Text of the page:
The shadow market now has its first formal government program.

The Federal Housing Finance Agency (FHFA) took the first step in its Real Estate Owned (REO) Initiative on Wednesday, outlining how investors could pre-qualify to bid on transactions in the initial pilot phase.

The Initiative allows investors to purchase pools of foreclosed single-family properties in the nation’s hardest-hit metros, with a catch—those properties must remain rentals for a certain number of years.

During the pilot phase, Fannie Mae will offer pools of various types of assets, including homes already being rented, vacant properties, and non-performing loans. But it’s just a guinea pig to test investor interest, operational strategies and financing structures to prove the idea out.

While Fannie will supply the first round of foreclosures in the experiment, Freddie Mac and the Federal Housing Administration will also offer pools to investors in subsequent phases of the program.

In the broad strokes, the plan makes a lot of sense—there are simply too many single-family homes, and not enough rentals, in general across the nation. But the devil is in the details. The pre-qualification process focuses on not just the investors’ financial wherewithal, but its ability to manage the assets as well. And as in any scattered-site development, a collection of single-family homes offers different operational challenges than managing a multifamily development.

“Mismanaging these rentals would make an even bigger mess out of our already struggling housing sector,” said Cindy Chetti, president of Government Affairs for the Washington, D.C.-based National Multi Housing Council, in a joint statement with the National Apartment Association. “We would encourage the government to rely on trained, professional management entities to handle these properties.”

The impact of this program on the multifamily industry is difficult to gauge in the early stages. The highest concentration of REO homes is typically in areas that exhibit weak rental demand to begin with. And given the existing shortfall in apartment supply, the impact on national multifamily occupancy rates should be minimal. Chetti points out that apartment developers should be building about 300,000 new units a year to keep up with demand, yet last year, the industry started less than 150,000 units.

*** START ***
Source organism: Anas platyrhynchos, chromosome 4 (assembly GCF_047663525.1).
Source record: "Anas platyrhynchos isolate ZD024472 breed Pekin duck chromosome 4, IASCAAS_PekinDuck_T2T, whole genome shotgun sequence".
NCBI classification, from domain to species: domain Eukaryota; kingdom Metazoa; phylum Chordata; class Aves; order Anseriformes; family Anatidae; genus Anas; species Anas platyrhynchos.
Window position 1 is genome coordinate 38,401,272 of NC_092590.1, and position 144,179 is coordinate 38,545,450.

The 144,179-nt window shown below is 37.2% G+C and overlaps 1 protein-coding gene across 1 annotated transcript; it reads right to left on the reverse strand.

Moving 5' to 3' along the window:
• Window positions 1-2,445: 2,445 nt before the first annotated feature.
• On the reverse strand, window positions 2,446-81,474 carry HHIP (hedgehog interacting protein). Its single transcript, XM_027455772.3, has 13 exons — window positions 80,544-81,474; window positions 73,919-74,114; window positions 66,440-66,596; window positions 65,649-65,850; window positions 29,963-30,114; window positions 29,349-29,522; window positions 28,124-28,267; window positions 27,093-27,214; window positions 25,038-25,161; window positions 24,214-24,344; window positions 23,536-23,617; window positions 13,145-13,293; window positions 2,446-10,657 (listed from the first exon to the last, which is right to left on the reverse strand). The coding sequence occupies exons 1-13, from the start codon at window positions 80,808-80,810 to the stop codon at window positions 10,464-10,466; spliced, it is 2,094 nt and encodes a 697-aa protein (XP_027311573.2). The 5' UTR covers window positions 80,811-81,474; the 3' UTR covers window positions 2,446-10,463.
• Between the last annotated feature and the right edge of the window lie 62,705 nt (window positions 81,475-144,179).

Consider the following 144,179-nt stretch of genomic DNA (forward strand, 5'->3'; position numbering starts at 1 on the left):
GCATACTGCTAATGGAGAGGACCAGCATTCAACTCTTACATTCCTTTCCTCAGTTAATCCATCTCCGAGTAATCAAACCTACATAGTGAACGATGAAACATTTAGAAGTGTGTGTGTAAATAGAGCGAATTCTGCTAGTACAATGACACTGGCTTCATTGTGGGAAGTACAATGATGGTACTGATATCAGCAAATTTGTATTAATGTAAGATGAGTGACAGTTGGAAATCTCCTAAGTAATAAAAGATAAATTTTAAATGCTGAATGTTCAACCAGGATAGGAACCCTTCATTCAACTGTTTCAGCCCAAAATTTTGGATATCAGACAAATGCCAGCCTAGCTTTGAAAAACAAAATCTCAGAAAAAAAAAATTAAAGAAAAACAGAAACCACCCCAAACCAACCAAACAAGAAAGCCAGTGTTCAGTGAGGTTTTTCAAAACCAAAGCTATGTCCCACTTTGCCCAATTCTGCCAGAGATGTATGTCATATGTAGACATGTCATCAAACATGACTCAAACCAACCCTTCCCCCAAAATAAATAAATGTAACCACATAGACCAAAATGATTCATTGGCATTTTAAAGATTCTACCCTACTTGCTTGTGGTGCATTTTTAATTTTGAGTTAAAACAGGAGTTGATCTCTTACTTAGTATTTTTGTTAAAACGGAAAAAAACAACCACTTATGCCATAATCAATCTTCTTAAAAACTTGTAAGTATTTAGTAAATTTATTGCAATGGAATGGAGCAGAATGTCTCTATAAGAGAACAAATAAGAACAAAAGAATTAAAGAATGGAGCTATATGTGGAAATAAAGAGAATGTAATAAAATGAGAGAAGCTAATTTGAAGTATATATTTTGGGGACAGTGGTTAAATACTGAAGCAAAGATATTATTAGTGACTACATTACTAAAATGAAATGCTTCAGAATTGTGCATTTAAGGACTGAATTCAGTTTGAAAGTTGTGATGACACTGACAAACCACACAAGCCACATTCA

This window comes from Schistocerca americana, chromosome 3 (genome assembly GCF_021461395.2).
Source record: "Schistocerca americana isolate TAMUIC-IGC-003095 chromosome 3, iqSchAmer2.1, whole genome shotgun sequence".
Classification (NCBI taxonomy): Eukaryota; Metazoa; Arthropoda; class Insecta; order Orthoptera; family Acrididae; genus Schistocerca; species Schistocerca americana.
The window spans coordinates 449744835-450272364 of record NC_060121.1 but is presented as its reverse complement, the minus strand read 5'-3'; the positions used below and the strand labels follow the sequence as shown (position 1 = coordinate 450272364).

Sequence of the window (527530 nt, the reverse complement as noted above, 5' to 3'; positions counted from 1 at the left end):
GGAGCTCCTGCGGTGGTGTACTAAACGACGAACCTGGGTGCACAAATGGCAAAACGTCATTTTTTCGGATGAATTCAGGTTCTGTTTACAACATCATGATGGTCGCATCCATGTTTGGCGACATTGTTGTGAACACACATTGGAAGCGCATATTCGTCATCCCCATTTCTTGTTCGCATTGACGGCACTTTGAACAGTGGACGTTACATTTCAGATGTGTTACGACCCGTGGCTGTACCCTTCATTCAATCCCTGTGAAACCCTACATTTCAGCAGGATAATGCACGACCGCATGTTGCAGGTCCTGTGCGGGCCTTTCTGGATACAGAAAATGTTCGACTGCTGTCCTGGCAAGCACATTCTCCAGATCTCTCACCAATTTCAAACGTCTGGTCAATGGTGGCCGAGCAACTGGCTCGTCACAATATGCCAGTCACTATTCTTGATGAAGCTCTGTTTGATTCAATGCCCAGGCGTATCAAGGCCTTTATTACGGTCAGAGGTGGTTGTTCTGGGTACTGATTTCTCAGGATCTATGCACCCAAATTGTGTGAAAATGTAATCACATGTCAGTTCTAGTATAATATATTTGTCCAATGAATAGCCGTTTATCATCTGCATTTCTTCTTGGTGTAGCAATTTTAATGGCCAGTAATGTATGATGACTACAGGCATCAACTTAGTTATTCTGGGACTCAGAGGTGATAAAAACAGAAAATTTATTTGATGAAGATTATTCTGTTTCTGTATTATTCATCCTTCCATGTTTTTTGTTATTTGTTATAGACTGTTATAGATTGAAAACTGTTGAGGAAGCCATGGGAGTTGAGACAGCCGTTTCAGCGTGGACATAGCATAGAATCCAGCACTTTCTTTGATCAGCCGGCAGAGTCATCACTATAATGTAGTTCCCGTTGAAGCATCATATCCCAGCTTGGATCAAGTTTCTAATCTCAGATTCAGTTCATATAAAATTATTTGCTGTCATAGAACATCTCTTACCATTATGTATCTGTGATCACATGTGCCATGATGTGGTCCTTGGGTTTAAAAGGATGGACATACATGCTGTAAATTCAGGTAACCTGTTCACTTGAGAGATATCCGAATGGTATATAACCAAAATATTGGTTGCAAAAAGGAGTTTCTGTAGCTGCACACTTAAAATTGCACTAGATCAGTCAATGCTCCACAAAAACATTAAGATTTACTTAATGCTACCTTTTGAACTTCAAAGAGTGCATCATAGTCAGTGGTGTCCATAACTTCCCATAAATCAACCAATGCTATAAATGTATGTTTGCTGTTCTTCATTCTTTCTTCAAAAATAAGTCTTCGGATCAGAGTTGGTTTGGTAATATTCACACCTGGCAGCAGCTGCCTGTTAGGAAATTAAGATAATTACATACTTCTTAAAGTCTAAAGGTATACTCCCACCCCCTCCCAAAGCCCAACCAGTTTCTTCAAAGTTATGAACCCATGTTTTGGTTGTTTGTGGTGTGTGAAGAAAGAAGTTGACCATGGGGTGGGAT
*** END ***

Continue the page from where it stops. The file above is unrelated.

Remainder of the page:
Goldman Sachs recently wrote a research paper on the program, calling the possible effect “positive but modest,” with an upside of producing a 0.5 percent increase in home prices the first year, and a 1 percent increase in 2013, though “the actual effect would likely be less.”

Goldman Sachs sees three huge obstacles to the program’s success. First, these newly converted rentals could stay vacant, which would just transfer vacancy rate increases from the for-sale to the rental market. Second, banks and other institutions could be encouraged to bring more product to the market as these pools are sold—a one-for-one replacement—thereby keeping the overall stock of for-sale supply the same. And the last factor is simply the fact that some of these properties are absolute dogs, either because of their condition or location.

The REO Initiative’s pilot phase is expected to kick off this month with the sale of 500 to 1,000 foreclosed assets, which is just a drop in the bucket—together, the agencies have more than 250,000 foreclosed homes on their books.

The initiative may lack some transparency, though. FHFA’s pre-qualification test lists three minimum criteria—financial clout, experience and expertise in analyzing risk, and, importantly “agreement to keep certain information about the REO and related matters confidential.”

For more information, visit FHFA's REO-to-Rental site here.